Australian men are the third fattest in the world with a study revealing they get fatter as they get older — and there is one factor that contributes.
Australian men are the third fattest in the world with a study revealing they get fatter as they get older — and there is one factor that contributes.

Why Aussie men are some of world’s most obese

Australian men are the third fattest in the world, with seven out of 10 overweight or obese by the time they reach middle age.

A new Australian Institute of Family Studies study found men grow bigger as they get older.

Obesity rates rise from 20 per cent of boys aged 10 to 14 to 60 per cent of men in their mid-20s and 30s. By the time men are 35 to 57, more than 70 per cent are overweight or obese, putting them behind only men from the United States and Chile.

The Institute's Ten to Men study of 16,000 males aged 10 to 55 found demographic factors such as neighbourhood disadvantage, living in regional areas and lower levels of education make some more susceptible to obesity than others.

The rate of obesity in middle-aged men has not improved in the past two decades.

Across a two-year period, very few males lost weight - nine in 10 who were overweight or obese in middle age remained so two years later.

AIFS research fellow Brendan Quinn said the study's results were surprising and concerning.

"These are men with families and jobs that mean they are sitting down for many hours a day.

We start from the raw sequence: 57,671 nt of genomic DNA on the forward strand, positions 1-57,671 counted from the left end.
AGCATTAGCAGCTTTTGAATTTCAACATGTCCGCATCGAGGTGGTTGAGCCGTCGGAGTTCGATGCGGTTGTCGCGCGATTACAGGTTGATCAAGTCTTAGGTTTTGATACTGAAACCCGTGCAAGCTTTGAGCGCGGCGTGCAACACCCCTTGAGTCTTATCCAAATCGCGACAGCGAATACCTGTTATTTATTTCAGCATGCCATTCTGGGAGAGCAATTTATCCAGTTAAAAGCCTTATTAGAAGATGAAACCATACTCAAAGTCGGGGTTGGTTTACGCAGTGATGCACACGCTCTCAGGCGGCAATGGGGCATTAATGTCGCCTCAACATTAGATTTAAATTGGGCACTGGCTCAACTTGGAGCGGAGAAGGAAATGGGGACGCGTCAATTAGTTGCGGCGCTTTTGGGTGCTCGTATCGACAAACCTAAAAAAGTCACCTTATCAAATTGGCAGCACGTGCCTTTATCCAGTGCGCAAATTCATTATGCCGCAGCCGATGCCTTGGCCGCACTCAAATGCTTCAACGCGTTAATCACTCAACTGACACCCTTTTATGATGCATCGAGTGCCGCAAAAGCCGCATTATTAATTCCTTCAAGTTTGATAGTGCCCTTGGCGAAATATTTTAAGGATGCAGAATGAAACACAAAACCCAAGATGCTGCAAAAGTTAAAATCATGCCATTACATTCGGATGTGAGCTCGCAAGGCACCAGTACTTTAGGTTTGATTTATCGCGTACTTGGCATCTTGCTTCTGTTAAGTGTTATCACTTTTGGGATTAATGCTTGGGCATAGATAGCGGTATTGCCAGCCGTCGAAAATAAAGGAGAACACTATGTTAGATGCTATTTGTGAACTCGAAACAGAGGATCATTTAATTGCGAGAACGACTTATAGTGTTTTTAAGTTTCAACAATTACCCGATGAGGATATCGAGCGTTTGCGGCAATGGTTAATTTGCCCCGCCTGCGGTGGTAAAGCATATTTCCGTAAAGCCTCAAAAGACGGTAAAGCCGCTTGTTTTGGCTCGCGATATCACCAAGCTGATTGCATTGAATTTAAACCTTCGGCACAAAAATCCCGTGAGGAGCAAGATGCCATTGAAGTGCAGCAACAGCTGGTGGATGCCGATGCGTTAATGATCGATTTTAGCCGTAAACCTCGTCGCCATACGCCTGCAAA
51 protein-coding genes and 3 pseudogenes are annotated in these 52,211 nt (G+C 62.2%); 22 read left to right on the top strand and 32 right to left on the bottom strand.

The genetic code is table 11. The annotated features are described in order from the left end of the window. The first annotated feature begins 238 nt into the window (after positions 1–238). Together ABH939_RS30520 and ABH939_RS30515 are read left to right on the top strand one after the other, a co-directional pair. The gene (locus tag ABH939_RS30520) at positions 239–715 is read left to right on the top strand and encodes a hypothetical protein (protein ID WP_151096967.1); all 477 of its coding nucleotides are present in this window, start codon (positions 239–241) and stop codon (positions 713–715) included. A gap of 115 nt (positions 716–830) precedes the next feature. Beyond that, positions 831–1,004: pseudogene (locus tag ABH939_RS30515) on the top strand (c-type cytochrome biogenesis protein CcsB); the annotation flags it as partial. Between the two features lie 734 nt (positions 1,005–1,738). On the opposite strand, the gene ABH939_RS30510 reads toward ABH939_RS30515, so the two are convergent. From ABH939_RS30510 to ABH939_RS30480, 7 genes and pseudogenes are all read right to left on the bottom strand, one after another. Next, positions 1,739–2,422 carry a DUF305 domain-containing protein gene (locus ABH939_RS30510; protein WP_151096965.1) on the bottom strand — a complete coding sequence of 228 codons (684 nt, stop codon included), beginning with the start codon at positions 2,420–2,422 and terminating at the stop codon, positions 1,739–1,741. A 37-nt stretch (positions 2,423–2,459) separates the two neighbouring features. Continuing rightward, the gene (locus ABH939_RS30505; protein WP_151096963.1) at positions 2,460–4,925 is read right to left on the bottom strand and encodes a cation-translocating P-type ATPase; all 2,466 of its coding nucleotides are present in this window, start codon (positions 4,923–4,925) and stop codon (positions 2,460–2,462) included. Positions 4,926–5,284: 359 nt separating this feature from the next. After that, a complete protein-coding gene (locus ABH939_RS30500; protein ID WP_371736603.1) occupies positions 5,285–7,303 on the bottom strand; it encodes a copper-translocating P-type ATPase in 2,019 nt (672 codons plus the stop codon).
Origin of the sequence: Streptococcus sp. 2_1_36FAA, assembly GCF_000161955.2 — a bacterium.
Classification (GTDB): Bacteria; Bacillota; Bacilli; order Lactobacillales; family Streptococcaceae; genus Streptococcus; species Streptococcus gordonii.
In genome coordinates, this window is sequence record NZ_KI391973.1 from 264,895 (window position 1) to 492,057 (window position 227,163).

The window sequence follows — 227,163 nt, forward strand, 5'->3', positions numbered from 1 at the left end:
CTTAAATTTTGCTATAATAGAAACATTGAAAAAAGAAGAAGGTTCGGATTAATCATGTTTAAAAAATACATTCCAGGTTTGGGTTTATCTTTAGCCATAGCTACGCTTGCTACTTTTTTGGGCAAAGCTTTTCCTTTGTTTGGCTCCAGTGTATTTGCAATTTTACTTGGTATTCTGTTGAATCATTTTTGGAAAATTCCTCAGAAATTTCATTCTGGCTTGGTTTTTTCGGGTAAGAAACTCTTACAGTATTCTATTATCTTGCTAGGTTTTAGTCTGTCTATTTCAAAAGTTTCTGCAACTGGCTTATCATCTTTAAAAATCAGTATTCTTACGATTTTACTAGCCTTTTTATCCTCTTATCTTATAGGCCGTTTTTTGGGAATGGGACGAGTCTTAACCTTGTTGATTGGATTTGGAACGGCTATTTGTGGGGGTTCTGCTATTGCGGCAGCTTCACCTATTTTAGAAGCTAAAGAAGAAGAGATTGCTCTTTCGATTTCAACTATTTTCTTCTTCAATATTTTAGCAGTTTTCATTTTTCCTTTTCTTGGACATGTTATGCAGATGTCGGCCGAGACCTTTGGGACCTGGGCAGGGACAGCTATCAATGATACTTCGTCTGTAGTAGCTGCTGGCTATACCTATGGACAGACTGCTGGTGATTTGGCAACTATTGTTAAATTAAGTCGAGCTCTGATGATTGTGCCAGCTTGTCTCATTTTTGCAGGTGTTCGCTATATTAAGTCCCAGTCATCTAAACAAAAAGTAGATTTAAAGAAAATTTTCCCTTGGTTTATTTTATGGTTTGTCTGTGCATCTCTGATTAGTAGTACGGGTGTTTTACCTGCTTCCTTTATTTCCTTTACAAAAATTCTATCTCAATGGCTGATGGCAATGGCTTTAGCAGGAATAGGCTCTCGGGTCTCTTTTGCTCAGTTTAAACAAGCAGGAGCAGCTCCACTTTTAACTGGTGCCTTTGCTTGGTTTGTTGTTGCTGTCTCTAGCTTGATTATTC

Personal trainer Jack Revens trains John McDonald as part of his Men’s Movement program. Picture: Jake Nowakowski
Personal trainer Jack Revens trains John McDonald as part of his Men’s Movement program. Picture: Jake Nowakowski

 

They also can be afraid to access health experts such as speaking to a GP," he said.

He said men who are overweight or obese are three times more likely than those of a healthy weight to experience cardiovascular problems and diabetes and 1.4 times more likely to have a respiratory condition or arthritis.

The study, the longest and biggest of its kind in the world, found the key reason for boys as young as 10 to be overweight was low physical activity.

But as males mature, other lifestyle factors, such as frequent medication use, poor diet, heavy smoking and harmful levels of drinking, increase the risk of obesity.

Research shows innovative, long-term approaches are needed. These may include programs such as incorporating fruit trees and vegetable gardens in public housing properties to encourage healthier diets and promoting social connection.

Melbourne personal trainer Jack Revens has spent 40 years in the health and fitness industry and has trained thousands of people.

"Just because you are overweight, it doesn't mean you are unfit. It's important not to judge yourself. Do exercise because it makes you feel good," he said.

"It's also important to change the way you approach food and have a holistic approach. Exercise doesn't have to be boring and tedious. It's not just about counting push-ups and taking selfies."

His Men's Movement podcast aims to be entertaining, as well as informative.

"No matter where you are on your journey, the benefits of exercise for your mental health are clear," Mr Revens said.

PERCENTAGE OF MALES WHO ARE OVERWEIGHT OR OBESE

United States 74 per cent

Chile 73 per cent

Australia 71 per cent

Portugal 70 per cent

Finland 70 per cent

Ireland 70 per cent

New Zealand 69 per cent

Mexico 69 per cent

Canada 68 per cent

Germany 67 per cent

Source: OECD

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susie.obrien@news.com.au

 

Originally published as Why Aussie men are some of world's most obese


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